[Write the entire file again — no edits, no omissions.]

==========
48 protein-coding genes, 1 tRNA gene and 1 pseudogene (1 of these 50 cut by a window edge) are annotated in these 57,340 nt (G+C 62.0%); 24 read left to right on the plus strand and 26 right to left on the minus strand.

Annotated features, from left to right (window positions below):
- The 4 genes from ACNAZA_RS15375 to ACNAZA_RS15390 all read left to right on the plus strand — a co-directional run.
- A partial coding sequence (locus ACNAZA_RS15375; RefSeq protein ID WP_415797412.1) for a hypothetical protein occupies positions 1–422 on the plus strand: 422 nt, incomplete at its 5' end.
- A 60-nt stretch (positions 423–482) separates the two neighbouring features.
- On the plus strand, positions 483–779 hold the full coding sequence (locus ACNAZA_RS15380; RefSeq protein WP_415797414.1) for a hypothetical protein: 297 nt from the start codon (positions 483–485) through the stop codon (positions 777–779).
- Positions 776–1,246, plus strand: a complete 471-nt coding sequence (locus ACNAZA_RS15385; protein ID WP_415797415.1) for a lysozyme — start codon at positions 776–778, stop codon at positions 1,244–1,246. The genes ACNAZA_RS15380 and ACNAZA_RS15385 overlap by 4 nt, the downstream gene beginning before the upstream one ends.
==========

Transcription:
48 protein-coding genes, 1 tRNA gene and 1 pseudogene (1 of these 50 cut by a window edge) are annotated in these 57,340 nt (G+C 62.0%); 24 read left to right on the plus strand and 26 right to left on the minus strand.

Annotated features, from left to right (window positions below):
- The 4 genes from ACNAZA_RS15375 to ACNAZA_RS15390 all read left to right on the plus strand — a co-directional run.
- A partial coding sequence (locus ACNAZA_RS15375; RefSeq protein ID WP_415797412.1) for a hypothetical protein occupies positions 1–422 on the plus strand: 422 nt, incomplete at its 5' end.
- A 60-nt stretch (positions 423–482) separates the two neighbouring features.
- On the plus strand, positions 483–779 hold the full coding sequence (locus ACNAZA_RS15380; RefSeq protein WP_415797414.1) for a hypothetical protein: 297 nt from the start codon (positions 483–485) through the stop codon (positions 777–779).
- Positions 776–1,246, plus strand: a complete 471-nt coding sequence (locus ACNAZA_RS15385; protein ID WP_415797415.1) for a lysozyme — start codon at positions 776–778, stop codon at positions 1,244–1,246. The genes ACNAZA_RS15380 and ACNAZA_RS15385 overlap by 4 nt, the downstream gene beginning before the upstream one ends.